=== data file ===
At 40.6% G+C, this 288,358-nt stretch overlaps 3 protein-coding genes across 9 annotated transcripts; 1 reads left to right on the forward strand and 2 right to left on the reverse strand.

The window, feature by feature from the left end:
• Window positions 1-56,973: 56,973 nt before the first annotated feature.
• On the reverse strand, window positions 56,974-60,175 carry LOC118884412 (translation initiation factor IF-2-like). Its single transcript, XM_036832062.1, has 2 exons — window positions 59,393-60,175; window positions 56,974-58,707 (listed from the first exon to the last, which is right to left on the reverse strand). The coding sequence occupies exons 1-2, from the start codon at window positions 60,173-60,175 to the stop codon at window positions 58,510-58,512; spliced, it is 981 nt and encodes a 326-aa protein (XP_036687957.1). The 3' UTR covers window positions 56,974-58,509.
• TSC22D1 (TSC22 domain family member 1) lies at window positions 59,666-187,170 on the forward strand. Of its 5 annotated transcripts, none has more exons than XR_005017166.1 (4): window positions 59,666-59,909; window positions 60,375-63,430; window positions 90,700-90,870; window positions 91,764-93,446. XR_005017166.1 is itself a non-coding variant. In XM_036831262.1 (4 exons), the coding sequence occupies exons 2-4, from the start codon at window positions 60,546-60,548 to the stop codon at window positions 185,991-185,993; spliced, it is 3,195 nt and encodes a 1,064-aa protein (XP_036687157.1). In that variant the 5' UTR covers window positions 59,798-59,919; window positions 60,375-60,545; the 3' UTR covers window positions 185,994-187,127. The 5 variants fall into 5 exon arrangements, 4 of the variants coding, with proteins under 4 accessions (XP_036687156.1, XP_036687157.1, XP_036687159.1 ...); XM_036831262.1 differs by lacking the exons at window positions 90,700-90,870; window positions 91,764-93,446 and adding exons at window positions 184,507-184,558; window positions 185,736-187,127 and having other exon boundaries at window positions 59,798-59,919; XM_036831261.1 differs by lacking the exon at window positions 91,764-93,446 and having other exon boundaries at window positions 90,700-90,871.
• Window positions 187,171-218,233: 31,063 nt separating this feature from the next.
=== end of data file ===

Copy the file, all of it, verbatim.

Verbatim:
At 40.6% G+C, this 288,358-nt stretch overlaps 3 protein-coding genes across 9 annotated transcripts; 1 reads left to right on the forward strand and 2 right to left on the reverse strand.

The window, feature by feature from the left end:
• Window positions 1-56,973: 56,973 nt before the first annotated feature.
• On the reverse strand, window positions 56,974-60,175 carry LOC118884412 (translation initiation factor IF-2-like). Its single transcript, XM_036832062.1, has 2 exons — window positions 59,393-60,175; window positions 56,974-58,707 (listed from the first exon to the last, which is right to left on the reverse strand). The coding sequence occupies exons 1-2, from the start codon at window positions 60,173-60,175 to the stop codon at window positions 58,510-58,512; spliced, it is 981 nt and encodes a 326-aa protein (XP_036687957.1). The 3' UTR covers window positions 56,974-58,509.
• TSC22D1 (TSC22 domain family member 1) lies at window positions 59,666-187,170 on the forward strand. Of its 5 annotated transcripts, none has more exons than XR_005017166.1 (4): window positions 59,666-59,909; window positions 60,375-63,430; window positions 90,700-90,870; window positions 91,764-93,446. XR_005017166.1 is itself a non-coding variant. In XM_036831262.1 (4 exons), the coding sequence occupies exons 2-4, from the start codon at window positions 60,546-60,548 to the stop codon at window positions 185,991-185,993; spliced, it is 3,195 nt and encodes a 1,064-aa protein (XP_036687157.1). In that variant the 5' UTR covers window positions 59,798-59,919; window positions 60,375-60,545; the 3' UTR covers window positions 185,994-187,127. The 5 variants fall into 5 exon arrangements, 4 of the variants coding, with proteins under 4 accessions (XP_036687156.1, XP_036687157.1, XP_036687159.1 ...); XM_036831262.1 differs by lacking the exons at window positions 90,700-90,870; window positions 91,764-93,446 and adding exons at window positions 184,507-184,558; window positions 185,736-187,127 and having other exon boundaries at window positions 59,798-59,919; XM_036831261.1 differs by lacking the exon at window positions 91,764-93,446 and having other exon boundaries at window positions 90,700-90,871.
• Window positions 187,171-218,233: 31,063 nt separating this feature from the next.